The KKK at the University of Wisconsin. No, Really.

The KKK at the University of Wisconsin. No, Really.

by Kerry Scott on 7 June 2010

I love using yearbooks for research.  They’re a great way to get a little more information about your ancestors.

For instance, I found my grandpa’s high school yearbook on eBay years ago.  He went to West High School in Minneapolis, graduating in 1933.  His senior quote was, “He dearly loves the lasses.”  He was also the treasurer of the history club.  I got a kick out of reading that, since I’m into history too (although maybe he joined to meet the aforementioned lasses).

Yearbooks are also great for the pictures.  I research a lot of collateral lines (i.e. lines that I’m not directly related to, like the descendants of my great-great-grandfather’s brother).  I don’t have any photos of those people, so yearbooks are a way to see what they looked like.  Since I’ve “known” some of these people for many years through my research, it’s great to actually see what they looked like.

That’s why I have several University of Wisconsin yearbooks from the early 1920s.  I originally bought them because they featured two of my ancestors, but they’re also fascinating to look at on their own.  When I was working on my big photo-scanning project, I got them out to scan the photos of my ancestors, and I started paging through them.

Guess what I found on page 516 of The Badger for 1923?

Yes, you read that right.  The Ku Klux Klan was on the University of Wisconsin campus in 1923.  They made it into the yearbook with all the other groups.  I had to Google to make sure it wasn’t maybe a different group…nope.  It’s the KKK.  Apparently the Klan was fairly active in Madison in the 1920s (and if you’re not familiar with Madison, I should tell you that it is the Very Very Liberal part of Wisconsin today, so this is hard to imagine…but there it is).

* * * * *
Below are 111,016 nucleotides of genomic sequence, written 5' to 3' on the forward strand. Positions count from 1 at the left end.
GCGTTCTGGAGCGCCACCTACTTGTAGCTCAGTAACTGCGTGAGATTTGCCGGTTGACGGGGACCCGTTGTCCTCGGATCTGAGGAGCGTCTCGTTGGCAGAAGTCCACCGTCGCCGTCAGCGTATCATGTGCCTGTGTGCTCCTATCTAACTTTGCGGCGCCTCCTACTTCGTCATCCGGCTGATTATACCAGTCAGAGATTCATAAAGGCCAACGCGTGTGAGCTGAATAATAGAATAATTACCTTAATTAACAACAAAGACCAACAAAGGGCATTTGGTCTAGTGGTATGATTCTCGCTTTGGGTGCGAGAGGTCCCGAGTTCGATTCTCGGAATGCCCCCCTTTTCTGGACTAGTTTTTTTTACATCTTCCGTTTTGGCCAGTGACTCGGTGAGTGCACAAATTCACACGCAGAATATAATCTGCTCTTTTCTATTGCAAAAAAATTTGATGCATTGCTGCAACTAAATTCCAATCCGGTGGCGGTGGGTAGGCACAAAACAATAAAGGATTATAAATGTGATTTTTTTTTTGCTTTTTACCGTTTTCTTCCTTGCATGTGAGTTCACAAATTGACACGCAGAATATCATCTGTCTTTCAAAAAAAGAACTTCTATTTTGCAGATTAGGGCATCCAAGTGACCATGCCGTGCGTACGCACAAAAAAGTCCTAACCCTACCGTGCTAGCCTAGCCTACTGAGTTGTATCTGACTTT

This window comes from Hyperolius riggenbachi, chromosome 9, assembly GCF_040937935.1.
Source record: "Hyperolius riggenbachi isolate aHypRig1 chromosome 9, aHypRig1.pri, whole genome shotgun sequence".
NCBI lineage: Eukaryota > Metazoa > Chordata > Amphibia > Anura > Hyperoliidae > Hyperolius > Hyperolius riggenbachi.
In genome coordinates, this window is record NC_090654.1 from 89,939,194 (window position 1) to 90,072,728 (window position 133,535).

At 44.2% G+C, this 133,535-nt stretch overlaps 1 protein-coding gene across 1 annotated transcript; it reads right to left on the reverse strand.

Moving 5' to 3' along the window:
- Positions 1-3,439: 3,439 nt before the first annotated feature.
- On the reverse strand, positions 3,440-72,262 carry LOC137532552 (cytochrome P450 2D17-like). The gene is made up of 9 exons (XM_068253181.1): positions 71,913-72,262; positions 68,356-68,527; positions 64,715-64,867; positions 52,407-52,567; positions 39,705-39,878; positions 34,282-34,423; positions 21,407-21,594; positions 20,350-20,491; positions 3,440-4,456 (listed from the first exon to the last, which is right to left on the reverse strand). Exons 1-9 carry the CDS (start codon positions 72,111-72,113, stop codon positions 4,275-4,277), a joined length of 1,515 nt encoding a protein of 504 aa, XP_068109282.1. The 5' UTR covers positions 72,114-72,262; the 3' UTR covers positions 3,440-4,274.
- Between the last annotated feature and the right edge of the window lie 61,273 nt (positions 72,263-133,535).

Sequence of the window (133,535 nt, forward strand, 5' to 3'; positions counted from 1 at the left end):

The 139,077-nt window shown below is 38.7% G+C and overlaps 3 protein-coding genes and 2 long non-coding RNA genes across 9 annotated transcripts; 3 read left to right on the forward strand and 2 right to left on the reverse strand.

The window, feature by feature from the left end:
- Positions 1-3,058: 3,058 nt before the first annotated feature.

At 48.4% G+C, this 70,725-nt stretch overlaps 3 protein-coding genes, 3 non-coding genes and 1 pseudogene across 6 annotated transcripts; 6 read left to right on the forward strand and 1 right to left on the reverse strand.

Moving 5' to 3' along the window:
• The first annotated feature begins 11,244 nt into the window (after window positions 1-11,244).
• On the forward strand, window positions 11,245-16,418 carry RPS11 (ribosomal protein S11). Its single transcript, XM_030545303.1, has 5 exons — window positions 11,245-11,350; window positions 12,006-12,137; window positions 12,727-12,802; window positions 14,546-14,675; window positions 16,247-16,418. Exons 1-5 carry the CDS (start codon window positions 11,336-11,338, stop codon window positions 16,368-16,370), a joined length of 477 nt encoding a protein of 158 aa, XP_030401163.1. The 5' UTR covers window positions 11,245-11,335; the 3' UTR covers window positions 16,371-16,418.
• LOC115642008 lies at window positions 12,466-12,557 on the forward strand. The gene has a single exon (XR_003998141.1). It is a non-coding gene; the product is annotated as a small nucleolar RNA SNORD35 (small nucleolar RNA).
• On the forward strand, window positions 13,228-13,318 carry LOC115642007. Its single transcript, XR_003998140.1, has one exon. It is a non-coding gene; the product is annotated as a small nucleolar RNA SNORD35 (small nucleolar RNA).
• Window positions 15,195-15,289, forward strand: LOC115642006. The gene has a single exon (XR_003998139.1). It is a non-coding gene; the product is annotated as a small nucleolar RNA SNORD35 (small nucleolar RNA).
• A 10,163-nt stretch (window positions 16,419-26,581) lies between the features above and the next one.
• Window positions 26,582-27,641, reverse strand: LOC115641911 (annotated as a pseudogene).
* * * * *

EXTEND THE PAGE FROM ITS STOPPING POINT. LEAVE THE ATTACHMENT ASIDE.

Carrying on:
I just finished reading The Help, which is a novel set in Jackson, Mississippi in the early 1960s (and it’s one of the best books I’ve ever read, so if you haven’t read it yet, you should stop reading this and buy it right now.  Then plan on calling in sick tomorrow, because you won’t be able to put it down.).

This yearbook page is proof that the south didn’t have any corner on the racism market.  It’s also proof that you can find out all sorts of interesting things about your ancestors in yearbooks, and that some of those things may be unpleasant (although none of my ancestors are listed as members).

For the sake of Google and those with less-than-perfect vision, here are the names of the members:

Officers:

  • Everett W. Jones, President
  • Russell Frawley, Vice-President
  • Richard F. Gibson, Secretary
  • Morton C. Frost, Treasurer
  • Mord Bogie, Corresponding Secretary

Members:

  • Leslie Gage, Junior, Alpha Delta Phi
  • William Sale, Senior, Alpha Tau Omega
  • Russel [sic] Frawley, Junior, Alpha Tau Omega
  • Thomas Coxon, Senior, Beta Theta Pi
  • James L. Brader, Junior, Beta Theta Pi
  • Arthur Kinnan, Senior, Chi Psi
  • William Collins, Senior, Delta Kappa Epsilon
  • Joseph Hook, Junior, Delta Kappa Epsilon
  • George Gates, Junior, Delta Tau Delta
  • Dale Merrick, Senior, Delta Upsilon
  • Edward Frawley, Junior, Delta Upsilon
  • Everett W. Jones, Junior, Kappa Sigma